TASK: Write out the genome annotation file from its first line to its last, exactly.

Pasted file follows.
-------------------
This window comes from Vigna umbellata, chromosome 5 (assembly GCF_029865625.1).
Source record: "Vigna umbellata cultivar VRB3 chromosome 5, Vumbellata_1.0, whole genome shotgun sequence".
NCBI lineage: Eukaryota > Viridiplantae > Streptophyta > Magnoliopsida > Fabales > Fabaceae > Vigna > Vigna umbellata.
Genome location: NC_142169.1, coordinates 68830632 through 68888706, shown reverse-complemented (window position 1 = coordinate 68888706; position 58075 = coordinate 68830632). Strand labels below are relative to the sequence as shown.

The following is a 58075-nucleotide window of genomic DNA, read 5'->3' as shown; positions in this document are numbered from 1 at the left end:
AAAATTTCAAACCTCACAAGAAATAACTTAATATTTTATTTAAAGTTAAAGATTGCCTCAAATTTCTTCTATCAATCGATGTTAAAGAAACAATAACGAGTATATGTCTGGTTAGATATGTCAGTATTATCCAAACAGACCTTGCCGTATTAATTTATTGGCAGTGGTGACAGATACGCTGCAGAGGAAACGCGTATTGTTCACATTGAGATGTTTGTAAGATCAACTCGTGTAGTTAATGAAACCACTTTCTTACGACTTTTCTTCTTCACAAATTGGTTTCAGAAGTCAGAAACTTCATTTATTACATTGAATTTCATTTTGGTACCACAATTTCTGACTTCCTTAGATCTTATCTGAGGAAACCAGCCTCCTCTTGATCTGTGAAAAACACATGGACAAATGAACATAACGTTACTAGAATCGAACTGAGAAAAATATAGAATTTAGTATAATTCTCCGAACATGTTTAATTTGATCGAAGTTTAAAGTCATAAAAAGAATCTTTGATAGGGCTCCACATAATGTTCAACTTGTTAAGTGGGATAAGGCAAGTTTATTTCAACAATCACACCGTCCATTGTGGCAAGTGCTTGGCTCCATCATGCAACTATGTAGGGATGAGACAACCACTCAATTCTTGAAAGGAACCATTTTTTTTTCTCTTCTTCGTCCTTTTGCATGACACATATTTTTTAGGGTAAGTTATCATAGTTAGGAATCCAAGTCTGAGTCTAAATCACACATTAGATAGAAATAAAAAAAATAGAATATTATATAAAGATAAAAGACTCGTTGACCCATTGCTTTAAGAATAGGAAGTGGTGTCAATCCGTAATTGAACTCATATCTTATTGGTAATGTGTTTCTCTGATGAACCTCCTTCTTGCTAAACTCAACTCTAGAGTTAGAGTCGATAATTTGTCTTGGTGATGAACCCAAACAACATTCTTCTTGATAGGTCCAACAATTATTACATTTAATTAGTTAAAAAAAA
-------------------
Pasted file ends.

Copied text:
This window comes from Vigna umbellata, chromosome 5 (assembly GCF_029865625.1).
Source record: "Vigna umbellata cultivar VRB3 chromosome 5, Vumbellata_1.0, whole genome shotgun sequence".
NCBI lineage: Eukaryota > Viridiplantae > Streptophyta > Magnoliopsida > Fabales > Fabaceae > Vigna > Vigna umbellata.
Genome location: NC_142169.1, coordinates 68830632 through 68888706, shown reverse-complemented (window position 1 = coordinate 68888706; position 58075 = coordinate 68830632). Strand labels below are relative to the sequence as shown.

The following is a 58075-nucleotide window of genomic DNA, read 5'->3' as shown; positions in this document are numbered from 1 at the left end:
AAAATTTCAAACCTCACAAGAAATAACTTAATATTTTATTTAAAGTTAAAGATTGCCTCAAATTTCTTCTATCAATCGATGTTAAAGAAACAATAACGAGTATATGTCTGGTTAGATATGTCAGTATTATCCAAACAGACCTTGCCGTATTAATTTATTGGCAGTGGTGACAGATACGCTGCAGAGGAAACGCGTATTGTTCACATTGAGATGTTTGTAAGATCAACTCGTGTAGTTAATGAAACCACTTTCTTACGACTTTTCTTCTTCACAAATTGGTTTCAGAAGTCAGAAACTTCATTTATTACATTGAATTTCATTTTGGTACCACAATTTCTGACTTCCTTAGATCTTATCTGAGGAAACCAGCCTCCTCTTGATCTGTGAAAAACACATGGACAAATGAACATAACGTTACTAGAATCGAACTGAGAAAAATATAGAATTTAGTATAATTCTCCGAACATGTTTAATTTGATCGAAGTTTAAAGTCATAAAAAGAATCTTTGATAGGGCTCCACATAATGTTCAACTTGTTAAGTGGGATAAGGCAAGTTTATTTCAACAATCACACCGTCCATTGTGGCAAGTGCTTGGCTCCATCATGCAACTATGTAGGGATGAGACAACCACTCAATTCTTGAAAGGAACCATTTTTTTTTCTCTTCTTCGTCCTTTTGCATGACACATATTTTTTAGGGTAAGTTATCATAGTTAGGAATCCAAGTCTGAGTCTAAATCACACATTAGATAGAAATAAAAAAAATAGAATATTATATAAAGATAAAAGACTCGTTGACCCATTGCTTTAAGAATAGGAAGTGGTGTCAATCCGTAATTGAACTCATATCTTATTGGTAATGTGTTTCTCTGATGAACCTCCTTCTTGCTAAACTCAACTCTAGAGTTAGAGTCGATAATTTGTCTTGGTGATGAACCCAAACAACATTCTTCTTGATAGGTCCAACAATTATTACATTTAATTAGTTAAAAAAAA